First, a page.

Xaay.yats’ii (Sun Shining In)

Published by info@haidanation.com on

JiiG_awaay shining down on Sgaay.yas and Hiit’aG_an.iina K_uuyas Naay

Tanisha Salomons —

A very long time ago, Nang Kilsdlaas Hll.nga Supernatural raven placed JiiGawaay the sun in the sky so the world would have light. This week, JiiGawaay dips to its lowest point in the sky for the year, marking the shortest period of daylight and the longest night. As the days have grown shorter this winter we have been lucky to catch fleeting glimpses of JiiGawaay, but that will start to change on Thursday as the days get longer and JiiGawaay climbs higher in the sky once again.

Just in time for JiiGawaay’s return, the youth centres in HlGaagilda and Gaaw recently flipped the switch and celebrated the launch of their new solar installations, thanks to a partnership with the Swiilawiid Sustainability Society.

The solar panels being installed on the roof of the Old Massett Youth Centre. Photo: Swiilawiid

Since its launch in October 2016, Swiilawiid has been engaging youth around innovative solutions to Haida Gwaii’s diesel dependency. In addition to the 5.5kW solar arrays at the two youth centres, the society is also working with the Rediscovery camps at ‘Laana DaaGang.nga GawGa Swan Bay and T’aalan Stl’ang, as well as the Mount Moresby Adventure Camp, to install off-grid solar projects this coming spring.

Down at Hiit’aGan.iina Kuuyas Naay (the Skidegate Youth Centre), Coordinator Anna Allan and Youth Worker Guud Yuwans Willie Russ are optimistic about clean energy. “The panels will cover all, if not most, of our electrical bill,” says Allan. Guud Yuwans, who emceed the project’s community launch at the centre last week, nods enthusiastically. “It started this year with the kids pushing to replace our old pop machine with a freezer for traditional foods, and it’s growing into a whole conversation about what sustainability means, what it means to be sovereign.”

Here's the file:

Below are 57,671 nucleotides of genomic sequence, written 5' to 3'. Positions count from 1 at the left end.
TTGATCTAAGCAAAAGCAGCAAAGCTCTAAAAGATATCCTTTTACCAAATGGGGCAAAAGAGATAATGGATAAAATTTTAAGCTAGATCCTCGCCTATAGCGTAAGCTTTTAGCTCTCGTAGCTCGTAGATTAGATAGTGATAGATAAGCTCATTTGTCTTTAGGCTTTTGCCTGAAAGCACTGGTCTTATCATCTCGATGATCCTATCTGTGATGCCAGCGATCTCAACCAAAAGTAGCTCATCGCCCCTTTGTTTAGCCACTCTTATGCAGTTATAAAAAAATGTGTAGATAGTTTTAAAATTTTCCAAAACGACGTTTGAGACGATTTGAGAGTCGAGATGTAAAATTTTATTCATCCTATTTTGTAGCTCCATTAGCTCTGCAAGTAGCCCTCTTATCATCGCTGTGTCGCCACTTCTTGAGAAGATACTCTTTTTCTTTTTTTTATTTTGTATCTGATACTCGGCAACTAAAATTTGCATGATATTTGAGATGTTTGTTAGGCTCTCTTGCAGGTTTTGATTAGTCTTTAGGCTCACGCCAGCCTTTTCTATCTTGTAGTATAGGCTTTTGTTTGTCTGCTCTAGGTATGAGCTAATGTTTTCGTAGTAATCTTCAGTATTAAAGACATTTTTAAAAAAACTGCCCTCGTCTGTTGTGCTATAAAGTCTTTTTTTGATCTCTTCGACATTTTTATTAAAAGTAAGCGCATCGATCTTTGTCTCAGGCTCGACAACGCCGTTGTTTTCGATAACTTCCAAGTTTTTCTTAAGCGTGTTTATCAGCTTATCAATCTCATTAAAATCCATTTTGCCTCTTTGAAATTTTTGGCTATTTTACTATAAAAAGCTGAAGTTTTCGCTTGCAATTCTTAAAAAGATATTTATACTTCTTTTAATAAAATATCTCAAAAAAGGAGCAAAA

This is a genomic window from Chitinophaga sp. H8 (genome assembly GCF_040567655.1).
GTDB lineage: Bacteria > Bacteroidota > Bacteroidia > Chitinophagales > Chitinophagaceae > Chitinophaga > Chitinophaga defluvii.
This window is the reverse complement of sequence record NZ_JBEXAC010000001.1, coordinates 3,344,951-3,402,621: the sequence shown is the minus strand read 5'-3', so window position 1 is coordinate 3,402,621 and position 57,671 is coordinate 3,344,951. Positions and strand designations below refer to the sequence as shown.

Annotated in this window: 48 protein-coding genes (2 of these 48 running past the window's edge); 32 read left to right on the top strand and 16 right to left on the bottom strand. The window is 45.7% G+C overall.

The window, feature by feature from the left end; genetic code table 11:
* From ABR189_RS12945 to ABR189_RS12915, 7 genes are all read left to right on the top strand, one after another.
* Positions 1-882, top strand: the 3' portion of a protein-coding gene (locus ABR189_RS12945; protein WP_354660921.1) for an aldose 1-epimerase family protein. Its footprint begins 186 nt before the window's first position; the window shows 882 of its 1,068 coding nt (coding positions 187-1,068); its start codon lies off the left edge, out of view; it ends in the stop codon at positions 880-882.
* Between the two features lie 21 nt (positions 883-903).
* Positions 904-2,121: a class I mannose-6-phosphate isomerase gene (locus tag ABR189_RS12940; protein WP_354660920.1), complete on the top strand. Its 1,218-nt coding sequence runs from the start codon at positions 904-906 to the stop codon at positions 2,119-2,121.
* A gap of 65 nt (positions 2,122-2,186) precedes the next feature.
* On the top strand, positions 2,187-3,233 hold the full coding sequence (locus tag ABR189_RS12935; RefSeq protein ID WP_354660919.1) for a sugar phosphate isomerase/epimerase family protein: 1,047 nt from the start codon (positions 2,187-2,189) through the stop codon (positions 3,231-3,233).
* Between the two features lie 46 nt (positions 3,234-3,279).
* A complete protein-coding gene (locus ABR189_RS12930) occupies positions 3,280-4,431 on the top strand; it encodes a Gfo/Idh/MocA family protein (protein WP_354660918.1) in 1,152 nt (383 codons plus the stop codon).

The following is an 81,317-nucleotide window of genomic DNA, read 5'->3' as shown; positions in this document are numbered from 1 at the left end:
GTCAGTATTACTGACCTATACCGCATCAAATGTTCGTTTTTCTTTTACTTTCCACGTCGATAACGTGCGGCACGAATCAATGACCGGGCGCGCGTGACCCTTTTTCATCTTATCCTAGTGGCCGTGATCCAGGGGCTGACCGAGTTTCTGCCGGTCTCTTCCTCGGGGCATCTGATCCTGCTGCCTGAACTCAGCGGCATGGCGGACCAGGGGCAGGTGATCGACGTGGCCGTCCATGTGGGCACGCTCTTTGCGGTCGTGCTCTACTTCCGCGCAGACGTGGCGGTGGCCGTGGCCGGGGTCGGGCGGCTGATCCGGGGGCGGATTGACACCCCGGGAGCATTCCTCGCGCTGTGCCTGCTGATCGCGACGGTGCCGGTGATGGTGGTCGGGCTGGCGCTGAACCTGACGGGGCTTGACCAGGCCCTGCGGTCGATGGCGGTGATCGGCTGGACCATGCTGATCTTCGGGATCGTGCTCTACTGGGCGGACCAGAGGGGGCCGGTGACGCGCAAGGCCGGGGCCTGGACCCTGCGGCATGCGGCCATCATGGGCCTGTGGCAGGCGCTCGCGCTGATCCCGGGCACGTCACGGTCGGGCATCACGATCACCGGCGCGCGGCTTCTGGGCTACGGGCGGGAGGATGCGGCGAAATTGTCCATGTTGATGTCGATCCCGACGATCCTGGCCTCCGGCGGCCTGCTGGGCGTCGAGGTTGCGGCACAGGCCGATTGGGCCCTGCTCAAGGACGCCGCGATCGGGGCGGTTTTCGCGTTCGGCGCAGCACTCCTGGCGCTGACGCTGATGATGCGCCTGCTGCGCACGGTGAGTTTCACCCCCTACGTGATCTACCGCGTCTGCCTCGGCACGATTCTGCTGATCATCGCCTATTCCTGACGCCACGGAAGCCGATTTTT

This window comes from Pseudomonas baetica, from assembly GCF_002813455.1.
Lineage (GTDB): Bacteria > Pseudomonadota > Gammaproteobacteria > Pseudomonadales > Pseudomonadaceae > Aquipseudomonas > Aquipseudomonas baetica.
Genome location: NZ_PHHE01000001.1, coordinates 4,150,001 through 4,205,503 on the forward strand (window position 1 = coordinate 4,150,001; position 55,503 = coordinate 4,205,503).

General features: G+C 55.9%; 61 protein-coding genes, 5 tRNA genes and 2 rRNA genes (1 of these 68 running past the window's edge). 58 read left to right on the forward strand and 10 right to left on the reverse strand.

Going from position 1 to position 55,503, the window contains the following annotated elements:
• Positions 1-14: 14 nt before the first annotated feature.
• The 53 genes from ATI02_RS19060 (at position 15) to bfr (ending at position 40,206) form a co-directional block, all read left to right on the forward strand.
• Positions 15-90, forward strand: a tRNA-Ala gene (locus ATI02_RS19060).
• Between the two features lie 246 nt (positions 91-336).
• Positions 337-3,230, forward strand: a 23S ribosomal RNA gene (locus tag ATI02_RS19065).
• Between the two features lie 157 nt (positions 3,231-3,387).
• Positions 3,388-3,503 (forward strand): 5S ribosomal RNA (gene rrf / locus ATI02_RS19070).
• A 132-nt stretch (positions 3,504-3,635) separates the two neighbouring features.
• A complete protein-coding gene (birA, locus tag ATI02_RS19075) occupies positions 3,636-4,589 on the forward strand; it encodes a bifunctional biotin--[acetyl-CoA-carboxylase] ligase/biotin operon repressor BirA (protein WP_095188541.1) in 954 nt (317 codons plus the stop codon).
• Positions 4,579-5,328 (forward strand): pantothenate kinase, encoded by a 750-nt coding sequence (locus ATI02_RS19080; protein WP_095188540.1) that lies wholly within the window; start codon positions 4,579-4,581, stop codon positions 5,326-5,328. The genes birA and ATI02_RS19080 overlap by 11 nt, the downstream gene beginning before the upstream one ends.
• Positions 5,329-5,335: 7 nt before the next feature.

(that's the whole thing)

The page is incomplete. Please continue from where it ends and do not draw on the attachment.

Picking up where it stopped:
While energy sovereignty is still a way off for Haida Gwaii, we can count on JiiGawaay to rise every day even at the darkest time of the year, and the coloured lights illuminating the youth centre this season are now solar powered.

The solar panels at the youth centres in Gaaw and HlGaagilda have already generated over 150 kilowatt hours of energy – equivalent to displacing 13.5 litres of diesel fuel that would have released about 80 lbs of CO2 into the environment. The environmental impact of generating this amount of solar energy is also comparable to turning off 450 lights or planting 6 trees.

Tracking the youth centres’ solar power


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